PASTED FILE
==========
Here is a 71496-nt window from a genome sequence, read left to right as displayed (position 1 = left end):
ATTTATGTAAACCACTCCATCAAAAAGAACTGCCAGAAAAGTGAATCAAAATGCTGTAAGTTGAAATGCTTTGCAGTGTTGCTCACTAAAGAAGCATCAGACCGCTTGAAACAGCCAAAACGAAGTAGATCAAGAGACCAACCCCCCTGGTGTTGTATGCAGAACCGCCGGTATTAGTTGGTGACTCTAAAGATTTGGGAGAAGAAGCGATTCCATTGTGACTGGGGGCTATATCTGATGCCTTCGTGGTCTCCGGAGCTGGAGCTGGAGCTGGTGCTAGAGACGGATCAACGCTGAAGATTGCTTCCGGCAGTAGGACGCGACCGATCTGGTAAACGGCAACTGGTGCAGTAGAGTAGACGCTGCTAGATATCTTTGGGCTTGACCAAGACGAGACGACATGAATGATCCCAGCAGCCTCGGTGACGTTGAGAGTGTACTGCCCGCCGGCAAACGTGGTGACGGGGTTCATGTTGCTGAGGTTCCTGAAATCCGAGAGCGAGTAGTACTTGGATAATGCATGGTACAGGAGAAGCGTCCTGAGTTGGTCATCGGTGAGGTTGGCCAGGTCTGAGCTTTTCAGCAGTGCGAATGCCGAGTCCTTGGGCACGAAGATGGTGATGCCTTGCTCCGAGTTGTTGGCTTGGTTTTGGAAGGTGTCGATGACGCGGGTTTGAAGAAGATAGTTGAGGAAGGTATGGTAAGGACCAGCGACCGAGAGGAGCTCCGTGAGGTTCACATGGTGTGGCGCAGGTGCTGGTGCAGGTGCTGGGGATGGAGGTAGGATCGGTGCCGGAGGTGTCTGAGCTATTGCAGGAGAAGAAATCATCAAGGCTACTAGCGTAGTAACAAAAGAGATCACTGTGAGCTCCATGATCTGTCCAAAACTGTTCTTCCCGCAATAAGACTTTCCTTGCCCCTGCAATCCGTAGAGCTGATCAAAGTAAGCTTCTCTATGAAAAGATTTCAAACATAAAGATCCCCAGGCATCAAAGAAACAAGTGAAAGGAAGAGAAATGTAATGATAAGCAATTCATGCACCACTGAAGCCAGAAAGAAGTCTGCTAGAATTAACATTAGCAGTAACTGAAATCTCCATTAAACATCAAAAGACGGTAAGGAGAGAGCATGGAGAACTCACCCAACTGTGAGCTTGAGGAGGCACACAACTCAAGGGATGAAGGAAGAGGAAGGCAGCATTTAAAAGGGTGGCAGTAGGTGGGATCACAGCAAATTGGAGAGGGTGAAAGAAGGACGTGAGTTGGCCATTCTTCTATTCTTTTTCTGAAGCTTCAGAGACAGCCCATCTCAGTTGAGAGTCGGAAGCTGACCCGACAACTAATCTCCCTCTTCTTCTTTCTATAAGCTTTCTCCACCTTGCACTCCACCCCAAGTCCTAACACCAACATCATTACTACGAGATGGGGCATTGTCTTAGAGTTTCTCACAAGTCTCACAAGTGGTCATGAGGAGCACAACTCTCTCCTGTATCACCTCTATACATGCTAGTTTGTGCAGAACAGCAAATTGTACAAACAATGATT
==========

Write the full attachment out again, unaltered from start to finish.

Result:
Here is a 71496-nt window from a genome sequence, read left to right as displayed (position 1 = left end):
ATTTATGTAAACCACTCCATCAAAAAGAACTGCCAGAAAAGTGAATCAAAATGCTGTAAGTTGAAATGCTTTGCAGTGTTGCTCACTAAAGAAGCATCAGACCGCTTGAAACAGCCAAAACGAAGTAGATCAAGAGACCAACCCCCCTGGTGTTGTATGCAGAACCGCCGGTATTAGTTGGTGACTCTAAAGATTTGGGAGAAGAAGCGATTCCATTGTGACTGGGGGCTATATCTGATGCCTTCGTGGTCTCCGGAGCTGGAGCTGGAGCTGGTGCTAGAGACGGATCAACGCTGAAGATTGCTTCCGGCAGTAGGACGCGACCGATCTGGTAAACGGCAACTGGTGCAGTAGAGTAGACGCTGCTAGATATCTTTGGGCTTGACCAAGACGAGACGACATGAATGATCCCAGCAGCCTCGGTGACGTTGAGAGTGTACTGCCCGCCGGCAAACGTGGTGACGGGGTTCATGTTGCTGAGGTTCCTGAAATCCGAGAGCGAGTAGTACTTGGATAATGCATGGTACAGGAGAAGCGTCCTGAGTTGGTCATCGGTGAGGTTGGCCAGGTCTGAGCTTTTCAGCAGTGCGAATGCCGAGTCCTTGGGCACGAAGATGGTGATGCCTTGCTCCGAGTTGTTGGCTTGGTTTTGGAAGGTGTCGATGACGCGGGTTTGAAGAAGATAGTTGAGGAAGGTATGGTAAGGACCAGCGACCGAGAGGAGCTCCGTGAGGTTCACATGGTGTGGCGCAGGTGCTGGTGCAGGTGCTGGGGATGGAGGTAGGATCGGTGCCGGAGGTGTCTGAGCTATTGCAGGAGAAGAAATCATCAAGGCTACTAGCGTAGTAACAAAAGAGATCACTGTGAGCTCCATGATCTGTCCAAAACTGTTCTTCCCGCAATAAGACTTTCCTTGCCCCTGCAATCCGTAGAGCTGATCAAAGTAAGCTTCTCTATGAAAAGATTTCAAACATAAAGATCCCCAGGCATCAAAGAAACAAGTGAAAGGAAGAGAAATGTAATGATAAGCAATTCATGCACCACTGAAGCCAGAAAGAAGTCTGCTAGAATTAACATTAGCAGTAACTGAAATCTCCATTAAACATCAAAAGACGGTAAGGAGAGAGCATGGAGAACTCACCCAACTGTGAGCTTGAGGAGGCACACAACTCAAGGGATGAAGGAAGAGGAAGGCAGCATTTAAAAGGGTGGCAGTAGGTGGGATCACAGCAAATTGGAGAGGGTGAAAGAAGGACGTGAGTTGGCCATTCTTCTATTCTTTTTCTGAAGCTTCAGAGACAGCCCATCTCAGTTGAGAGTCGGAAGCTGACCCGACAACTAATCTCCCTCTTCTTCTTTCTATAAGCTTTCTCCACCTTGCACTCCACCCCAAGTCCTAACACCAACATCATTACTACGAGATGGGGCATTGTCTTAGAGTTTCTCACAAGTCTCACAAGTGGTCATGAGGAGCACAACTCTCTCCTGTATCACCTCTATACATGCTAGTTTGTGCAGAACAGCAAATTGTACAAACAATGATT